A PAIR of rare AJS machines have made history at the world-leading Stafford classic bike show by becoming the first joint winners of the event’s coveted Best in Show award.

The identical 1928 AJS K10s, in the custodianship of restorer Alan Smith, were immediate stand-outs for the judging panel at the Carole Nash-sponsored exhibition on Saturday and Sunday, April 22-23.

It was no surprise when the twins were revealed as the best motorcycles at Staffordshire County Showground towards the end of the weekend.

Head judge Dennis Frost said: “Just when you think you’ve seen it all at the Stafford shows, we get this incredible pair of bikes the like of which we’ve never had before. They were contenders from minute one, and we had to treat them as one entry given their fascinating story. They are a fantastic example of restoration, and an absolutely worthy winner.”

The nearly 80-year-old duo were bought to Wiltshire in the UK four and a half years ago by Alan, at which point he began a joint restoration with Australia-based Peter Robinson who had originally sourced the bikes down under.

Starting with the skeletons of two worn-out production racers, gradually the machines came together with parts made in Australia, the UK and Europe – plus other components sourced from around the globe. The black-and-gold beauties are identical in every way.

Alan said: “Lots of work has gone into the project. It was a mammoth job.”

It was also a successful weekend for the Rudge Club. The group, which celebrated its 60th anniversary last year, won the £1000 Best Club award for a superb display that included stand members donning 1940s period clothing.

The weekend saw the venue basked in glorious sunshine, and it clearly brought the crowds out in force with many traders reporting busy and profitable weekends at what remains the biggest show of its kind in the world.

Steve on the Amal carburettor stand said: “We were flat-out Saturday. It was non-stop. Nobody had a break from the stand until 3pm.”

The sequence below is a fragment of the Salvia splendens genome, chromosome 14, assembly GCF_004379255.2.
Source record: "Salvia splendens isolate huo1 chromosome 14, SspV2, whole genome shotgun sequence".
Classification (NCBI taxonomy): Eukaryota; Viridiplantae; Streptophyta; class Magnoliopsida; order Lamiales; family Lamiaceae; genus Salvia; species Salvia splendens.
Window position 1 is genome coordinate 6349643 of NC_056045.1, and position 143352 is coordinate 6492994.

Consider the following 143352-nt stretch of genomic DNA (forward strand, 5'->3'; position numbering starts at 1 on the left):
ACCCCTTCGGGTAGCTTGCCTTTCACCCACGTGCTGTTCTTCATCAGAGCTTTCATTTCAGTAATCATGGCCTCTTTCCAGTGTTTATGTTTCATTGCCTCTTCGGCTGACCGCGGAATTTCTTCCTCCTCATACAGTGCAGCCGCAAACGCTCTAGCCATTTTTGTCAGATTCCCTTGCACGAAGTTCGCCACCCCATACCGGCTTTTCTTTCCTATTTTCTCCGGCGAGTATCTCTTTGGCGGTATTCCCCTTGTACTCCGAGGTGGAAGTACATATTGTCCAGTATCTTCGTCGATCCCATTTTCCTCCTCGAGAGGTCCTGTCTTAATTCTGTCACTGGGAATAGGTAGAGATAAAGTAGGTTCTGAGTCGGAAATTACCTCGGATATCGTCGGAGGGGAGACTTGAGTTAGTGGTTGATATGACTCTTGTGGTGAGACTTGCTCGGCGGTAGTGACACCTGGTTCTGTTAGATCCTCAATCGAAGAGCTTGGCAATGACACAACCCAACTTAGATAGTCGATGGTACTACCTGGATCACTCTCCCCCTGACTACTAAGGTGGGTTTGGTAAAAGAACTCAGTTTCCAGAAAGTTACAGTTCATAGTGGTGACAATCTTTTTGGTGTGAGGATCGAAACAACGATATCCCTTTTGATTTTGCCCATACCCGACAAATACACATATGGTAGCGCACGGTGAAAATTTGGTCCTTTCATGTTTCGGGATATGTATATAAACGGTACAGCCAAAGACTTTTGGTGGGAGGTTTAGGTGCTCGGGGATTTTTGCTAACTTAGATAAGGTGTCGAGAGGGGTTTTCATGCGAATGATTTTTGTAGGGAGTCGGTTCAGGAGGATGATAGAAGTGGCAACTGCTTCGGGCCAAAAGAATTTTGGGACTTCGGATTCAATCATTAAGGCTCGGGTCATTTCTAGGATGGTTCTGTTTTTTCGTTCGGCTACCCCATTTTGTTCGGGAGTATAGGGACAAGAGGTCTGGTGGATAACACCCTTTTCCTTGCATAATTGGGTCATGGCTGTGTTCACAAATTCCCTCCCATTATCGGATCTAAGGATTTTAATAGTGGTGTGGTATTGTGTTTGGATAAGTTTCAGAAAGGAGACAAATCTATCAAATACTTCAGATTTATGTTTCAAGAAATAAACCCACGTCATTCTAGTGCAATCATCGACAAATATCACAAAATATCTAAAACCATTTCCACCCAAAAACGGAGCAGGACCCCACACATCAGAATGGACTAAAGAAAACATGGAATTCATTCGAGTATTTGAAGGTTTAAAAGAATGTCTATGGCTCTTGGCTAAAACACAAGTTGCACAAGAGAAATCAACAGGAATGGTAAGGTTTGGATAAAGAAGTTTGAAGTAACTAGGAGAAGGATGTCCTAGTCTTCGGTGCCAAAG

Venhill Engineering managing director Max Adams added: “We’ve been exhibiting here for six years and it’s always been good to us. Saturday was particularly excellent this time. We’ll have a stand here forever and a day.”

Feedback was just as positive for the event’s superstar guest Troy Bayliss. The Australian three-time World Superbike champion was a major hit with the packed crowds who gathered to hear him interviewed by compere and TT winner Steve Plater.

Fans who flocked to see their hero will be glad they did, because it was Troy’s first appearance in the UK for nearly 10 years and he caught a flight back to his homeland late on Sunday night. It really was a unique chance to see the racing legend on our shores.

Rounding off proceedings on Sunday, the premier Stafford Spring Sale from auction house Bonhams generated excited bidding both in the room and from across the world via the internet and phone lines.

The event achieved a remarkable 90% sell-through rate and achieved a total figure of more then £2 million, headlined by a 1949 Vincent that realised a substantial £163,900 against an estimate of £60,000.

Bonhams’ co-chairman and auctioneer Malcolm Barber said: “Even after 30 years of Stafford sales, the auction continues to go from strength to strength, and this year perfectly illustrated Bonhams’ continued dominance in the world of collectors’ motorcycles.”

Attention for the organiser now turns to October, and the second of the two annual Stafford classic motorcycle shows – both backed by insurance giant Carole Nash.

Exhibition manager Nick Mowbray said: “The Stafford events have become the biggest classic bike shows on the planet, and I think it’s fair to say that we retained that crown this weekend with yet another superb offering. It’s a testament to everyone involved­ – including key partners, traders, clubs and private entrants ­– that the shows just keep getting better and better. Roll on October!”